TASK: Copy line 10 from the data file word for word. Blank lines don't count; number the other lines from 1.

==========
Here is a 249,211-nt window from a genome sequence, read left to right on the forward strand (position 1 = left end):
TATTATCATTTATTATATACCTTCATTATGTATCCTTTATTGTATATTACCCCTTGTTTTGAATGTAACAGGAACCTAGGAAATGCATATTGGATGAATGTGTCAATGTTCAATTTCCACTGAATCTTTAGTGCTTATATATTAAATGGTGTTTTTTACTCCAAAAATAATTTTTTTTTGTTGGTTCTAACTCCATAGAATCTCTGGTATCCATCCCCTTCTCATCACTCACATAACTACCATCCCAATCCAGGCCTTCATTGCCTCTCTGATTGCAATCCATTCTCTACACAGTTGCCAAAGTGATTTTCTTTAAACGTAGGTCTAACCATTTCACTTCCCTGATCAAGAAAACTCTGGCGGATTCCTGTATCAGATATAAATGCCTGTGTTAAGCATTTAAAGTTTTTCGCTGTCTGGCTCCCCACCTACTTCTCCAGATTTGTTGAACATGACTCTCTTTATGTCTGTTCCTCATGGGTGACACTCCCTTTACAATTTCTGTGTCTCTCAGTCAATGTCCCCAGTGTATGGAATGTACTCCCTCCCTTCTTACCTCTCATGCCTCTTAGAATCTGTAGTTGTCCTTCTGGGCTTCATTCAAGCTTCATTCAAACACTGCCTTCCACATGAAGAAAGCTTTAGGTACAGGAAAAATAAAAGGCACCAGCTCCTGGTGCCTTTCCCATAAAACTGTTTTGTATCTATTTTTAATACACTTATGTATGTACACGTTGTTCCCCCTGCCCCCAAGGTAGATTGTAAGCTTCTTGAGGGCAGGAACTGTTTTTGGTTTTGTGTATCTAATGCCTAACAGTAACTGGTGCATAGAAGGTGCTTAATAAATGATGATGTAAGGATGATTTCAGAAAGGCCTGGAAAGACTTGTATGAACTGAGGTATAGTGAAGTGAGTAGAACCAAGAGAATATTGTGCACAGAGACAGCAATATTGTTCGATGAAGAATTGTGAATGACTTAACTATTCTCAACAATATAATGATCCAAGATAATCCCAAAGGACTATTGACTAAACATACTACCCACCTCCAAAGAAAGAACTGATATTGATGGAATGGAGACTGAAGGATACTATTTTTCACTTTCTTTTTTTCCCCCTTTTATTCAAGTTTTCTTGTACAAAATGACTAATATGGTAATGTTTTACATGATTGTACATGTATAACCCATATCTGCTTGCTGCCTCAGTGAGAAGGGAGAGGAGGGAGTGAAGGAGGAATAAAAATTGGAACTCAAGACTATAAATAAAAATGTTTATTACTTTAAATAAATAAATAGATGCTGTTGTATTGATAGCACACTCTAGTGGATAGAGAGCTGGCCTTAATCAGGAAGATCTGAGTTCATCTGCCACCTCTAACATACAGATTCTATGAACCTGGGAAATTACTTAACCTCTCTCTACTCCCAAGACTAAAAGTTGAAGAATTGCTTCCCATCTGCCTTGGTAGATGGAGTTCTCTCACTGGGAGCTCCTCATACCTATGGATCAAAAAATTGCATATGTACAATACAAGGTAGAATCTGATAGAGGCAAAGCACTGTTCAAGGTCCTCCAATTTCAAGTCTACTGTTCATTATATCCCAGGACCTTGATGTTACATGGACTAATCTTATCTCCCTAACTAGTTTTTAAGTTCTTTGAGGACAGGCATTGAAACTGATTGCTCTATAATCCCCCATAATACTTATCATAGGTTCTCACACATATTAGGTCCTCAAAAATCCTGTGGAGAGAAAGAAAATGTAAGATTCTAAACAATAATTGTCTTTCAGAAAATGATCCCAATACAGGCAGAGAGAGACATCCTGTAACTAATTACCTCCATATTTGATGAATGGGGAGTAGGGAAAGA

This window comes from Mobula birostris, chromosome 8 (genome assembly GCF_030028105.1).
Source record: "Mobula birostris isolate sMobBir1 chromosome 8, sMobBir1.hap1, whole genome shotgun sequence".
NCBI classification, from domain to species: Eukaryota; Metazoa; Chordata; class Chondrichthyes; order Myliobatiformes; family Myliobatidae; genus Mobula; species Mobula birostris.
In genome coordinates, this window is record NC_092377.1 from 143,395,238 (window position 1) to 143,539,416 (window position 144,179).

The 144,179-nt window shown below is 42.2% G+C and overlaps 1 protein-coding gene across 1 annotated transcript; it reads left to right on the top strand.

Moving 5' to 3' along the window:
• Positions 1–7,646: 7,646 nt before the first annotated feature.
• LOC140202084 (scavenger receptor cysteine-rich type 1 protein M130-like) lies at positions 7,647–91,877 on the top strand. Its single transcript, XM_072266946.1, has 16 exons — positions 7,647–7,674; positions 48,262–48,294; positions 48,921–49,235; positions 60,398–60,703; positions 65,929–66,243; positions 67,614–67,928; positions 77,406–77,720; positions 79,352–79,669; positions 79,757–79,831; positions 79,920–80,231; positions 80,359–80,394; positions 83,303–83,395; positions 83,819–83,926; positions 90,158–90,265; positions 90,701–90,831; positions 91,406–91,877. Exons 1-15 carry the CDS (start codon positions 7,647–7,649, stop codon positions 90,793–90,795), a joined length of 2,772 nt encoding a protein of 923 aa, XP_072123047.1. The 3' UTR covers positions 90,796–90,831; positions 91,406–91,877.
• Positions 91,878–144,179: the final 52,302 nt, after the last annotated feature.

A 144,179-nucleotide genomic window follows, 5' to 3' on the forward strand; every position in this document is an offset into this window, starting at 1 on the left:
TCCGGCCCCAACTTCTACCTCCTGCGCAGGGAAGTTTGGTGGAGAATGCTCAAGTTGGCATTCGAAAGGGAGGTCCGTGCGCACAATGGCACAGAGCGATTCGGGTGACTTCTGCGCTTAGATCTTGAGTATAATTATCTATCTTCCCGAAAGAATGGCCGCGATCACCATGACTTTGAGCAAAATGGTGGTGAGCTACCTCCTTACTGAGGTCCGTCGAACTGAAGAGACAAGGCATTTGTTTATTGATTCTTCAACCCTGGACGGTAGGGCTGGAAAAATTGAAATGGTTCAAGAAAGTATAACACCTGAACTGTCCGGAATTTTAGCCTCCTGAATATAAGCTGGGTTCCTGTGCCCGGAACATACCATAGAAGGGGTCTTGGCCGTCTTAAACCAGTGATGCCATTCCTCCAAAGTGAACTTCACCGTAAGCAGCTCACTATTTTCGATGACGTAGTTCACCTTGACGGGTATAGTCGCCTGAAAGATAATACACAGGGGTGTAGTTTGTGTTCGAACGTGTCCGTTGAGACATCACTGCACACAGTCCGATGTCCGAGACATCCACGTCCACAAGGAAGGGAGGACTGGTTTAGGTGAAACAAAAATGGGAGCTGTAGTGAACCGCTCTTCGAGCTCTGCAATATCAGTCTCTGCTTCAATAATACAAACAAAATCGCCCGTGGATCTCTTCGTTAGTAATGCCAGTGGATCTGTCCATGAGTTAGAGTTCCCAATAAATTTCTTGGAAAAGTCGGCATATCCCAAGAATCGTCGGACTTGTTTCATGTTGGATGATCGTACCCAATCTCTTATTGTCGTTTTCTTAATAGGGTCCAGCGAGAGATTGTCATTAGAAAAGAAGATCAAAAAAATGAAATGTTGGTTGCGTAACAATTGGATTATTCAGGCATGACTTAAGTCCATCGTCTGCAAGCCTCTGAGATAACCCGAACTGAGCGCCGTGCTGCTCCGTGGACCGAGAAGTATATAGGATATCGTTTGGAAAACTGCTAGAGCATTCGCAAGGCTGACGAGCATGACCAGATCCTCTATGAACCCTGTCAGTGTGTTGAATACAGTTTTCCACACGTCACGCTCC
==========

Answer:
• LOC140202084 (scavenger receptor cysteine-rich type 1 protein M130-like) lies at positions 7,647–91,877 on the top strand. Its single transcript, XM_072266946.1, has 16 exons — positions 7,647–7,674; positions 48,262–48,294; positions 48,921–49,235; positions 60,398–60,703; positions 65,929–66,243; positions 67,614–67,928; positions 77,406–77,720; positions 79,352–79,669; positions 79,757–79,831; positions 79,920–80,231; positions 80,359–80,394; positions 83,303–83,395; positions 83,819–83,926; positions 90,158–90,265; positions 90,701–90,831; positions 91,406–91,877. Exons 1-15 carry the CDS (start codon positions 7,647–7,649, stop codon positions 90,793–90,795), a joined length of 2,772 nt encoding a protein of 923 aa, XP_072123047.1. The 3' UTR covers positions 90,796–90,831; positions 91,406–91,877.